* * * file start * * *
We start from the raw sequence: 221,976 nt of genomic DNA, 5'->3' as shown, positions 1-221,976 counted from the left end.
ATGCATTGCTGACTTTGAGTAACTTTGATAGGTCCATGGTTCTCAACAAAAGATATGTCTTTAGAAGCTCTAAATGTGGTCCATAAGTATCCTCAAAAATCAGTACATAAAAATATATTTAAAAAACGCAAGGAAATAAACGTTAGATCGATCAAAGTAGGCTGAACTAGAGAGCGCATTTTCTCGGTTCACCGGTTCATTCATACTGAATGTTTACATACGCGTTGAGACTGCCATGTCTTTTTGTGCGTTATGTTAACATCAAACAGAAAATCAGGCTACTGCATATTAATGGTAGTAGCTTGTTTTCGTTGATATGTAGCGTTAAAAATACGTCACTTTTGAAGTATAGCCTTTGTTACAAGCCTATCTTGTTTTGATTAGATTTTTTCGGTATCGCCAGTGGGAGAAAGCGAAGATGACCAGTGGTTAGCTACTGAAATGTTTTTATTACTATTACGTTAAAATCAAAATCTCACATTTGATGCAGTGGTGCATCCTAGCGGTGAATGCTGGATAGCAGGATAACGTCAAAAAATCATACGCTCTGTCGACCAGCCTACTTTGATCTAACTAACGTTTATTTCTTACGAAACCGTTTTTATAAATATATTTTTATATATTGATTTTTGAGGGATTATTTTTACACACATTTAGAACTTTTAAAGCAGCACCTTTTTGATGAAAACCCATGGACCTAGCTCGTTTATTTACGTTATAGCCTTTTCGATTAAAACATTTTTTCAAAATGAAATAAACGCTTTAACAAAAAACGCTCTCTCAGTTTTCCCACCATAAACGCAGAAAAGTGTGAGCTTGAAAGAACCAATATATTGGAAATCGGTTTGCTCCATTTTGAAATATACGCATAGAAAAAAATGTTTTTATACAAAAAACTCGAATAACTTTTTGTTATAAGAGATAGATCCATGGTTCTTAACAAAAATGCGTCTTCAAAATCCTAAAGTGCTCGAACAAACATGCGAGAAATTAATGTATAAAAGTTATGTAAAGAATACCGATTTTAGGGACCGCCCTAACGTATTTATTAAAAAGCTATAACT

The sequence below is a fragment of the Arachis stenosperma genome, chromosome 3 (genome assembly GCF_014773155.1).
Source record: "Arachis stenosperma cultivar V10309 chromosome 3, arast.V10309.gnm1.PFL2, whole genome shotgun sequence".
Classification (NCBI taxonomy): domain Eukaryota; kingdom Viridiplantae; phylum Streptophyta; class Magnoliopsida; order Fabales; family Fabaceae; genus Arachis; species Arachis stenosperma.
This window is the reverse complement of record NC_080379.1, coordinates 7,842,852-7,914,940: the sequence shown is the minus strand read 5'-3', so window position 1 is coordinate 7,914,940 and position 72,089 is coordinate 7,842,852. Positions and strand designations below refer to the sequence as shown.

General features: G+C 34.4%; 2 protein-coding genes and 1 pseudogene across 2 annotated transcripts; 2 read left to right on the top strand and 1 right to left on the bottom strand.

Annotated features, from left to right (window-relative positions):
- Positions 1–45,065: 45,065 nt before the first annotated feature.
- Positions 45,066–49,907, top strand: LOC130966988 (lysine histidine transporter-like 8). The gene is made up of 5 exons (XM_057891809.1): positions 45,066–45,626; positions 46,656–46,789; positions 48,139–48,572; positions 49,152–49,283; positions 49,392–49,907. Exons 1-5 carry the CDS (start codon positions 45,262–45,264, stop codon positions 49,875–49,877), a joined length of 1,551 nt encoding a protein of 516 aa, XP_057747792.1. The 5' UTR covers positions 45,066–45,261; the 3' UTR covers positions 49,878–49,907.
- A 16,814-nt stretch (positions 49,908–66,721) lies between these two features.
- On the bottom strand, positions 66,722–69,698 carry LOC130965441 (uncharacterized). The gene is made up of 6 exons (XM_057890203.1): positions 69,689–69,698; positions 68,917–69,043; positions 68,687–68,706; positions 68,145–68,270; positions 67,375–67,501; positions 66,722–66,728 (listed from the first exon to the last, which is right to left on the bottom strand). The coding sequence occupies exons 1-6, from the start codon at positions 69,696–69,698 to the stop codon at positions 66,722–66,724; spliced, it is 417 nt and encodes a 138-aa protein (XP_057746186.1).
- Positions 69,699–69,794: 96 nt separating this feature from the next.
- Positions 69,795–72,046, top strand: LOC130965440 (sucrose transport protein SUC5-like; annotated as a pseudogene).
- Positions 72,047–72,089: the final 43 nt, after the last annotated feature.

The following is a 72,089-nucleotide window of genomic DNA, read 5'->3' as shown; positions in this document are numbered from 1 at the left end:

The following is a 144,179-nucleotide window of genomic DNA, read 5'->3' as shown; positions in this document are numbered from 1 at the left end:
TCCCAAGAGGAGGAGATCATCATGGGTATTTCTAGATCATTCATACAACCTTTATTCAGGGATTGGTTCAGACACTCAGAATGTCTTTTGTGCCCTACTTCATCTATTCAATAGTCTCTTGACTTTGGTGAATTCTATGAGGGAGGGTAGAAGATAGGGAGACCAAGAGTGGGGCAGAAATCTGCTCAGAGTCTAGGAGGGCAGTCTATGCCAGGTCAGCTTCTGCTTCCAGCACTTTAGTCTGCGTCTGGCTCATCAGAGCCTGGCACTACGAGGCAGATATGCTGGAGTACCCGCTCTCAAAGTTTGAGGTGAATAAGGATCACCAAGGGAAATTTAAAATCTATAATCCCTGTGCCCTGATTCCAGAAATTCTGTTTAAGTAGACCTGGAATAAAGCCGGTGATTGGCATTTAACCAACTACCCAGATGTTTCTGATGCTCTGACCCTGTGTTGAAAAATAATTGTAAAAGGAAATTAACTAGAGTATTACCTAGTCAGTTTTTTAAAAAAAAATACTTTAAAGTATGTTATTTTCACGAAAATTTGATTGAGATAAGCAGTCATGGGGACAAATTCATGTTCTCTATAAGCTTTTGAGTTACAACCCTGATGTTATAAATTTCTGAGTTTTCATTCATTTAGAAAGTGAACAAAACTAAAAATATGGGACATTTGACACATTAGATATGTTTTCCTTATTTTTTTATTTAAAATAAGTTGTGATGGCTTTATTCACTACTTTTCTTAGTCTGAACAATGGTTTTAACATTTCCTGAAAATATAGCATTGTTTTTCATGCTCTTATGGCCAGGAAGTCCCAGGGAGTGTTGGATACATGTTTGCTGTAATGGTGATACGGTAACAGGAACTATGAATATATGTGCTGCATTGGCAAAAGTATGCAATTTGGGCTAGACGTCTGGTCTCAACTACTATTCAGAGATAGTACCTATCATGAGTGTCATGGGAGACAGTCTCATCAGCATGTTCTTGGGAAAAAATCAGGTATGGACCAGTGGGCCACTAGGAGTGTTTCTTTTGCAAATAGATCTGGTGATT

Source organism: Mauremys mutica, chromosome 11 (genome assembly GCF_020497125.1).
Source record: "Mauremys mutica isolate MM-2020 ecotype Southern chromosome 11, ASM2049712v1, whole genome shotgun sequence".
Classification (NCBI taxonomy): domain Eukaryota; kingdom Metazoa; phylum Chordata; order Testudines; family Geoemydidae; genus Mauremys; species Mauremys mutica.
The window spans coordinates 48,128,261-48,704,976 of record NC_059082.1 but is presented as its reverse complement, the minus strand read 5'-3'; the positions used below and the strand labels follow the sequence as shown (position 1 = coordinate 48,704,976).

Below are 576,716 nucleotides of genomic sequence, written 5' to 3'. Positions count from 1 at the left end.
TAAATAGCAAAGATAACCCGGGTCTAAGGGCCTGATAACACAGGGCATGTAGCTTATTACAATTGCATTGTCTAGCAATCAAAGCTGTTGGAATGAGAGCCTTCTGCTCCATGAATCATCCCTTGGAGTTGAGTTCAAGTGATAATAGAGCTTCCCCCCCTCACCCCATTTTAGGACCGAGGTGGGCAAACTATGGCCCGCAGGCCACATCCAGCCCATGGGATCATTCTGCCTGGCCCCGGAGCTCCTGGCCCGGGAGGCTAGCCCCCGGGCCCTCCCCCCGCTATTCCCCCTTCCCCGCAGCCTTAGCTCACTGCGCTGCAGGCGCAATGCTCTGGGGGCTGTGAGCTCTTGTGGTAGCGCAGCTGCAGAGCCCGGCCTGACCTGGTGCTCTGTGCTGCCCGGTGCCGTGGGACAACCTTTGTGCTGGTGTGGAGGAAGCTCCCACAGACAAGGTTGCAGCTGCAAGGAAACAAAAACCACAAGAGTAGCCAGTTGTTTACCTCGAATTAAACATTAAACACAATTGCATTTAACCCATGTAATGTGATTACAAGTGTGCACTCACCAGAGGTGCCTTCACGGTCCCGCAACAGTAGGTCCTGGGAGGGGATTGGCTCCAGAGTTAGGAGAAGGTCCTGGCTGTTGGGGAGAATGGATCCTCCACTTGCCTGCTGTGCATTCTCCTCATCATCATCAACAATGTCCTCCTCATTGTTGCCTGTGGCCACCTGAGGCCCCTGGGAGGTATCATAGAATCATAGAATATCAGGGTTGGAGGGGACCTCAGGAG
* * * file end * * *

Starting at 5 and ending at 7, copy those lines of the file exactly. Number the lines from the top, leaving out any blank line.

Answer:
Classification (NCBI taxonomy): domain Eukaryota; kingdom Viridiplantae; phylum Streptophyta; class Magnoliopsida; order Fabales; family Fabaceae; genus Arachis; species Arachis stenosperma.
This window is the reverse complement of record NC_080379.1, coordinates 7,842,852-7,914,940: the sequence shown is the minus strand read 5'-3', so window position 1 is coordinate 7,914,940 and position 72,089 is coordinate 7,842,852. Positions and strand designations below refer to the sequence as shown.

General features: G+C 34.4%; 2 protein-coding genes and 1 pseudogene across 2 annotated transcripts; 2 read left to right on the top strand and 1 right to left on the bottom strand.